The VEGF family includes members VEGF-A (or mentioned commonly as VEGF), B, C, D, and placental growth factor. VEGF-A is important for the formation of blood vessels during development or pathological conditions.[8] Elevated levels of VEGF have been reported in the serum of patients with SSc, rheumatoid arthritis, polymyositis/dermatomyositis, and systemic lupus erythematosus.[9] This study was carried out to determine the serum levels of VEGF-A in SSc patients and to correlate the levels with the severity of skin thickening, digital ischemia, and presence of interstitial lung disease (ILD).


  Methods Top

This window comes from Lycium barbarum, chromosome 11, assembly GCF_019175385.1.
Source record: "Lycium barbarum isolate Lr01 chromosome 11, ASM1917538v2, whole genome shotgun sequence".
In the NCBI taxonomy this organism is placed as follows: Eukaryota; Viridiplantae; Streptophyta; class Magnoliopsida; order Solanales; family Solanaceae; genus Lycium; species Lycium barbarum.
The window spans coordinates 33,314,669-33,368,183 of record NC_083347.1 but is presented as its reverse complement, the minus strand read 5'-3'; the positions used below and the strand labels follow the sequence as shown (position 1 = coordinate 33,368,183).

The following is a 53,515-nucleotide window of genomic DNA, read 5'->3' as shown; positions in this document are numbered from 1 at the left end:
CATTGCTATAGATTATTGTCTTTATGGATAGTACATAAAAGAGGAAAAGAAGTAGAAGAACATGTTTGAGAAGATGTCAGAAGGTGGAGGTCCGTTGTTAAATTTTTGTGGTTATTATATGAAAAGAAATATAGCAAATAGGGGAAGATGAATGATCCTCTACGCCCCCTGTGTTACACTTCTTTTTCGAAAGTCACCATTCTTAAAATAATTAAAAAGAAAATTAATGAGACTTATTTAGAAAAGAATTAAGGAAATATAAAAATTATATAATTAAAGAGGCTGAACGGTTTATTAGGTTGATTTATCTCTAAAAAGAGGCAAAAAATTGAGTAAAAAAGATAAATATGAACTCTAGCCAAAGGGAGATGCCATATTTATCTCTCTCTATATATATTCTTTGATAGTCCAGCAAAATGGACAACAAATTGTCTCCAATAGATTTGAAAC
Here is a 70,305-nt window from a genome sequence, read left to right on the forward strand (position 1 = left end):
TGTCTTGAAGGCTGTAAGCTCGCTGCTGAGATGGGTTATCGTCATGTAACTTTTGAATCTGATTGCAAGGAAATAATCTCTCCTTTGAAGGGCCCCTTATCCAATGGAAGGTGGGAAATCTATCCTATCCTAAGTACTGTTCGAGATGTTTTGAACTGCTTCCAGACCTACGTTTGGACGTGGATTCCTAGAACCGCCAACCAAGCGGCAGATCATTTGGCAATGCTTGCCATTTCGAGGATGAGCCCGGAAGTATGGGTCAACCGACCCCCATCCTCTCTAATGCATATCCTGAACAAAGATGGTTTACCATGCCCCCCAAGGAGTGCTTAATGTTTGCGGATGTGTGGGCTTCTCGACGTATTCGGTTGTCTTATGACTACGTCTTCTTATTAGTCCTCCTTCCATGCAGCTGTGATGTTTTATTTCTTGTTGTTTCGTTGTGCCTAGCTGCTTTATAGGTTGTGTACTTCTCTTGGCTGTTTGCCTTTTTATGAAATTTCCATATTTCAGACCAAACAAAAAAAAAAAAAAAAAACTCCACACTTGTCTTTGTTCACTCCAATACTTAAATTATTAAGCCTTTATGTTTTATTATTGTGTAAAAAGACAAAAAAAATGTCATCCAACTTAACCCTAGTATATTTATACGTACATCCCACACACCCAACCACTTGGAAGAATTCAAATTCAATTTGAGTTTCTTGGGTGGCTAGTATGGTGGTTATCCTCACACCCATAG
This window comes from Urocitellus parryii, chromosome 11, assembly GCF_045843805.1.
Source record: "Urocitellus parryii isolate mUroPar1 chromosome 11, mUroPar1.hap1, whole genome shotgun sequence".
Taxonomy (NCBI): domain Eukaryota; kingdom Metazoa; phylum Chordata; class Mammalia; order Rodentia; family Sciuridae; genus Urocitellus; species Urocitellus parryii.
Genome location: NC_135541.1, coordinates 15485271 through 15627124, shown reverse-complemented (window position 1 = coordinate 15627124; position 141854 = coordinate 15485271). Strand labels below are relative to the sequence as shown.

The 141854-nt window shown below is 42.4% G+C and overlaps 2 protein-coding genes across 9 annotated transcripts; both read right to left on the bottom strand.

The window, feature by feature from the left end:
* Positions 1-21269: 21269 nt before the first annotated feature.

This was a cross-sectional observational study conducted from October 2015 to March 2016 at our institute. Patients diagnosed as SSc were recruited from the rheumatology outpatient department. All the patients were treatment naïve and fulfilled the 2013 American College of Rheumatology/European League Against Rheumatism (ACR/EULAR) classification criteria for SSc.[10] Treatment naïve was defined as a patient not started on any medications for SSc. We excluded those patients with a history of smoking, systemic hypertension, diabetes mellitus, and valvular and coronary heart disease. Coronary and valvular heart disease was diagnosed based on history, clinical examination, electrocardiogram, and chest X-ray (CXR). Doppler echocardiography was done if any of the above were abnormal. SSc patients who were already on immunosuppressants and other medications were also excluded from the study. Of the total 70 SSc patients, 15 were excluded and 55 treatment-naïve SSc patients were taken as the study group. Thirty healthy age- and gender-matched controls were recruited among the attenders or visitors to the hospital.